Everywhere we go in the healthcare business, new technology is being utilized to combat disease, produce new vaccines and treatments, and assist individuals in living better lives.
During the last two years, a large number of technology businesses have concentrated on applying their knowledge to the resolution of challenges generated by the worldwide epidemic. Simultaneously, many healthcare organizations that would not have been called tech firms in the past have shifted their focus to technology and its potential to revolutionize the delivery of their goods and services.
Evidently, the epidemic has hastened the digitalization of the healthcare business. According to the HIMSS Future of Healthcare Report, eighty percent of healthcare providers want to boost investment in technology and digital solutions during the next five years. Telemedicine, customized medicine, genomics, and wearables will continue to see expansion, with organizers using artificial intelligence (AI), cloud computing, extended reality (XR), and the internet of things (IoT) to create and supply novel treatments and services.
Remote Healthcare and Telemedicine
During the first months of the pandemic, the proportion of remote healthcare consultations increased from 0.1% to 43.5%. According to Deloitte analysts, the majority of us are satisfied with this and will continue to use virtual visits.
Even when communicable illnesses are removed from the equation, there are several compelling reasons to create remote examination, diagnosis, and treatment capabilities for patients. This movement has the potential to save lives by drastically extending access to medical care in distant locations and nations with a dearth of physicians (such as China and India).
In order to do this, next generation wearable devices are integrated with heart rate, stress, and blood oxygen sensors, allowing healthcare providers to correctly monitor vital indicators in real time. Even “virtual hospital wards” have been established as a result of the epidemic, where centralized communication infrastructure is employed to monitor the care of several patients in their homes. The “Virtual ER” pilot being developed by the Pennsylvania Center for Emergency Medicine is an example of this concept in its most sophisticated form.
In 2022, it is anticipated that technologies established during the pandemic to safely and remotely manage patients will be used to other areas of healthcare, including as mental health and the provision of continuing follow-up care for patients recuperating from significant surgery or sickness. Robots and the Internet of Things are important to this movement, and intelligent technology (machine learning) will inform specialists when sensors identify the need for assistance or when cameras detect that an old person has fallen at home.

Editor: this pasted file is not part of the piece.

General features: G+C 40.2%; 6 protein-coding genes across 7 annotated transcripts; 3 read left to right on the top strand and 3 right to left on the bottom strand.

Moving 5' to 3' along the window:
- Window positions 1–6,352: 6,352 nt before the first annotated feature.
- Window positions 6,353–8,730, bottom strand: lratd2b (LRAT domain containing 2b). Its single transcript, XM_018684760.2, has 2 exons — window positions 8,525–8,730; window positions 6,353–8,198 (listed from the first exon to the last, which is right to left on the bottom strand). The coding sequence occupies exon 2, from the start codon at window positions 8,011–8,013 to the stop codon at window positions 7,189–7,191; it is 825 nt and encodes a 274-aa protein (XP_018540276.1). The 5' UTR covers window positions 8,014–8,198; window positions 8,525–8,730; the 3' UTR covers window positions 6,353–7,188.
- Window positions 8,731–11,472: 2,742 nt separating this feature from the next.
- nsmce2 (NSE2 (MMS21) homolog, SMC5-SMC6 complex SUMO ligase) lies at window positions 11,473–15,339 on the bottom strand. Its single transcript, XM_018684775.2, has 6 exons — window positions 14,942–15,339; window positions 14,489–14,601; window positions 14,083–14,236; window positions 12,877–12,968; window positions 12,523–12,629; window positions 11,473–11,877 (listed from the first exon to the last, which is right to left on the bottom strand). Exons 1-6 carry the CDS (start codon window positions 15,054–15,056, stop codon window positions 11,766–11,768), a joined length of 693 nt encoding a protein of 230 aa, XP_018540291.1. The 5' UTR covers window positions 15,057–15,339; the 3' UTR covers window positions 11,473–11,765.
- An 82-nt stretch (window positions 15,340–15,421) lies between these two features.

In a society where half the population lacks access to basic services, telemedicine has the potential to enhance access to healthcare (according to the WHO). However, this is contingent on gaining the public’s confidence; there are still instances in which many individuals believe an in-person encounter with a healthcare expert is necessary, therefore service providers must take this into account while adopting services.
Understanding medical data with AI and machine learning
As in other industries, the primary use of AI in healthcare is to help make sense of the vast amounts of dirty, unstructured data accessible for collection and analysis. In healthcare, this may include medical picture data, such as X-rays, CT and MRI scans, as well as information on the transmission of infectious illnesses such as covid, the dispersion of immunizations, genetic data from live cells, and even handwritten doctor’s notes.
Current advancements in the application of AI in the medical area often entail the augmentation and upskilling of human personnel. For instance, the doctors operating with augmented reality, as described in the preceding section, are supplemented with computer vision – cameras that can identify what they see and transmit the information.
Automating initial patient contact and triage to save up physicians’ time for other important tasks is an important use case. Telehealth services such as Babylon Health use AI chatbots powered by natural language processing to collect symptom information and route enquiries to the appropriate healthcare personnel.
In the next few years, preventive medicine will also be profoundly affected by artificial intelligence. Instead of responding to sickness by administering treatments after the fact, preventive medicine seeks to forecast where and when illness will emerge and implement remedies beforehand.
This might involve forecasting where outbreaks of infectious illnesses will occur, hospital readmission rates, and where lifestyle variables like as nutrition, exercise, and environment are likely to cause health problems in particular populations or geographic locations (for example, predicting opioid addiction in communities, or which patients who self-harm are most likely to attempt suicide.) AI enables the development of systems that can identify patterns across massive datasets significantly more efficiently than conventional analytics techniques, resulting in more accurate forecasts and ultimately better patient outcomes.
LifeSigns’ Intelligent Monitoring System can monitor multiple or several patients continuously. It proves to be a one-stop solution for multi-patient, multi-parameter monitoring in India. The iMS biosensor accurately measures 2-channel ECG, SPo2, BP, HR, body temperature, and RR. The future of healthcare is wireless and digital, and LifeSigns envisions leading the industry in bringing forth technology solutions for improved outcomes across the board.
Schedule a DEMO with our specialists today to learn more about remote patient monitoring using the LifeSigns iMS biosensor.